How Do I Become a Sports Trainer?

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  • Written By: N. Madison
  • Edited By: Angela B.
  • Last Modified Date: 27 September 2019
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Sports trainers help athletes prevent injuries before they happen and treat injuries after they happen, requiring some level of medical training. This means you typically will need a college degree if you want to become a sports trainer. A four-year degree is often the minimum required, but earning a graduate degree may better help you meet your career goals. You also may need to seek certification to land a specific job, or you may choose to earn certification voluntarily.

A college degree is often a starting point for a person who wants to become a sports trainer. You may find that many employers will expect you to have at least this level of education before they will hire you. To prepare, you may seek a degree in athletic training or another physical training program that includes a significant number of science and health courses. Your preparation also should include study of how to prevent and treat illnesses and injuries that may develop, including the proper methods of providing first aid to athletes who need it.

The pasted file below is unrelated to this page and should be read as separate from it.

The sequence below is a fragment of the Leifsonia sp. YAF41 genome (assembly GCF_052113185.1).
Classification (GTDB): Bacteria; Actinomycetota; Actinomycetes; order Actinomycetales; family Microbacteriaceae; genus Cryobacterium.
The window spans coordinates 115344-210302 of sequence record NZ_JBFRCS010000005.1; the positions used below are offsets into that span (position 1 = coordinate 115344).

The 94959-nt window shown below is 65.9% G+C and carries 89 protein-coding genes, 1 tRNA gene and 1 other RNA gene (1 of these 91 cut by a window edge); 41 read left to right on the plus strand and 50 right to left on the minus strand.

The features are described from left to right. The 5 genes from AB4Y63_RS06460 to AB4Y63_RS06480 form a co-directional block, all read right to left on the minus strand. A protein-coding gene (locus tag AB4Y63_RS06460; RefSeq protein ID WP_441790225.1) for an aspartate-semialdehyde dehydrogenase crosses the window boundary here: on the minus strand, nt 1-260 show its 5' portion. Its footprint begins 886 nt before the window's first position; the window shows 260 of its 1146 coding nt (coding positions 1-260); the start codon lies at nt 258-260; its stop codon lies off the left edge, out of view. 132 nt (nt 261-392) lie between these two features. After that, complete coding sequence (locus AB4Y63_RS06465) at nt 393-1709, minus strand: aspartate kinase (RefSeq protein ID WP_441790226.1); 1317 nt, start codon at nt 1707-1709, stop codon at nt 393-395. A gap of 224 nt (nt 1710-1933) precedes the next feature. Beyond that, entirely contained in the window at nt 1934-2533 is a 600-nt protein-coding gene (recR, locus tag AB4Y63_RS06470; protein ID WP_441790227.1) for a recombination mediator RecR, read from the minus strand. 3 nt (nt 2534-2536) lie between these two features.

Though you may find some employers who will hire you are as a sports trainer with a bachelor’s degree, you may have a better chance of getting the job you want if you continue on to earn a master’s or doctoral degree. Earning a master’s degree will usually require you to spend an additional couple of years on your education, and a doctoral degree could take from three to seven years to complete. It is important to keep in mind that the extra time you spend pursuing a graduate-level degree may eventually pay off in terms of higher pay, additional job offers and advancement opportunities.

Depending on where you work and the employer with which you seek work, you also may need certification as an athletic trainer. Certification requirements may vary from organization to organization, but requirements typically include earning a degree in athletic training or a closely related major and then passing an examination. In the event that you choose to become a sports trainer in a jurisdiction that does not require certification, you may still consider seeking voluntary certification in an effort to make yourself a more desirable job candidate.

Along with education and certification, skills you will need to become a sports trainer and succeed include communication skills and the ability to get along well with others and help them stay motivated. Likewise, you will typically need good time-management skills and the ability to work well under pressure. For example, you may face stress as a result of some of your dealings with athletes or their loved ones. You may even deal with the stress of conflicts that develop with other sports trainers but have to perform your duties despite such trouble.



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